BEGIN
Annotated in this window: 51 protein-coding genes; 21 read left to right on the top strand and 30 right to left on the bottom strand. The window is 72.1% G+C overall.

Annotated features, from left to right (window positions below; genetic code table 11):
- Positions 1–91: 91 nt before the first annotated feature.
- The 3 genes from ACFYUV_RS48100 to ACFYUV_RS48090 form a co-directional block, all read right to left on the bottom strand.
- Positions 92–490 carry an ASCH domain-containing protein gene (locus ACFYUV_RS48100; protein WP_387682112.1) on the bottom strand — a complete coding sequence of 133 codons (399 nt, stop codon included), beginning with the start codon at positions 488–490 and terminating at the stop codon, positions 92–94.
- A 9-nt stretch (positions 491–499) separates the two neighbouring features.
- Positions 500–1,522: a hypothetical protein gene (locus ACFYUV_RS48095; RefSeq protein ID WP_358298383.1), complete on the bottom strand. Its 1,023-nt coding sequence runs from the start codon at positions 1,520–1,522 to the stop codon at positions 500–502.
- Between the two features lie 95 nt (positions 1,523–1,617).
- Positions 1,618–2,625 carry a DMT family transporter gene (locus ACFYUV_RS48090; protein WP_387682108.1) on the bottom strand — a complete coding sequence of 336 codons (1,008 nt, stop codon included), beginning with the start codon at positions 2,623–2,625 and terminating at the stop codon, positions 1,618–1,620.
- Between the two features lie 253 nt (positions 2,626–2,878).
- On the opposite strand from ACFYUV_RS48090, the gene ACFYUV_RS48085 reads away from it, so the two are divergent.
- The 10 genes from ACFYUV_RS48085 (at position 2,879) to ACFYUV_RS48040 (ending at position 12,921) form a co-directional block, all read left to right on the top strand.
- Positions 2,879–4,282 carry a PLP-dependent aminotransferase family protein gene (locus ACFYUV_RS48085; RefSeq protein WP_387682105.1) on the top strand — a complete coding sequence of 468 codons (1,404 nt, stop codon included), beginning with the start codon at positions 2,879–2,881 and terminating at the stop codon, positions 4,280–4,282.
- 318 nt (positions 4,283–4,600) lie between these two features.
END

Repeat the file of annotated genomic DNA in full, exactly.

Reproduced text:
Annotated in this window: 51 protein-coding genes; 21 read left to right on the top strand and 30 right to left on the bottom strand. The window is 72.1% G+C overall.

Annotated features, from left to right (window positions below; genetic code table 11):
- Positions 1–91: 91 nt before the first annotated feature.
- The 3 genes from ACFYUV_RS48100 to ACFYUV_RS48090 form a co-directional block, all read right to left on the bottom strand.
- Positions 92–490 carry an ASCH domain-containing protein gene (locus ACFYUV_RS48100; protein WP_387682112.1) on the bottom strand — a complete coding sequence of 133 codons (399 nt, stop codon included), beginning with the start codon at positions 488–490 and terminating at the stop codon, positions 92–94.
- A 9-nt stretch (positions 491–499) separates the two neighbouring features.
- Positions 500–1,522: a hypothetical protein gene (locus ACFYUV_RS48095; RefSeq protein ID WP_358298383.1), complete on the bottom strand. Its 1,023-nt coding sequence runs from the start codon at positions 1,520–1,522 to the stop codon at positions 500–502.
- Between the two features lie 95 nt (positions 1,523–1,617).
- Positions 1,618–2,625 carry a DMT family transporter gene (locus ACFYUV_RS48090; protein WP_387682108.1) on the bottom strand — a complete coding sequence of 336 codons (1,008 nt, stop codon included), beginning with the start codon at positions 2,623–2,625 and terminating at the stop codon, positions 1,618–1,620.
- Between the two features lie 253 nt (positions 2,626–2,878).
- On the opposite strand from ACFYUV_RS48090, the gene ACFYUV_RS48085 reads away from it, so the two are divergent.
- The 10 genes from ACFYUV_RS48085 (at position 2,879) to ACFYUV_RS48040 (ending at position 12,921) form a co-directional block, all read left to right on the top strand.
- Positions 2,879–4,282 carry a PLP-dependent aminotransferase family protein gene (locus ACFYUV_RS48085; RefSeq protein WP_387682105.1) on the top strand — a complete coding sequence of 468 codons (1,404 nt, stop codon included), beginning with the start codon at positions 2,879–2,881 and terminating at the stop codon, positions 4,280–4,282.
- 318 nt (positions 4,283–4,600) lie between these two features.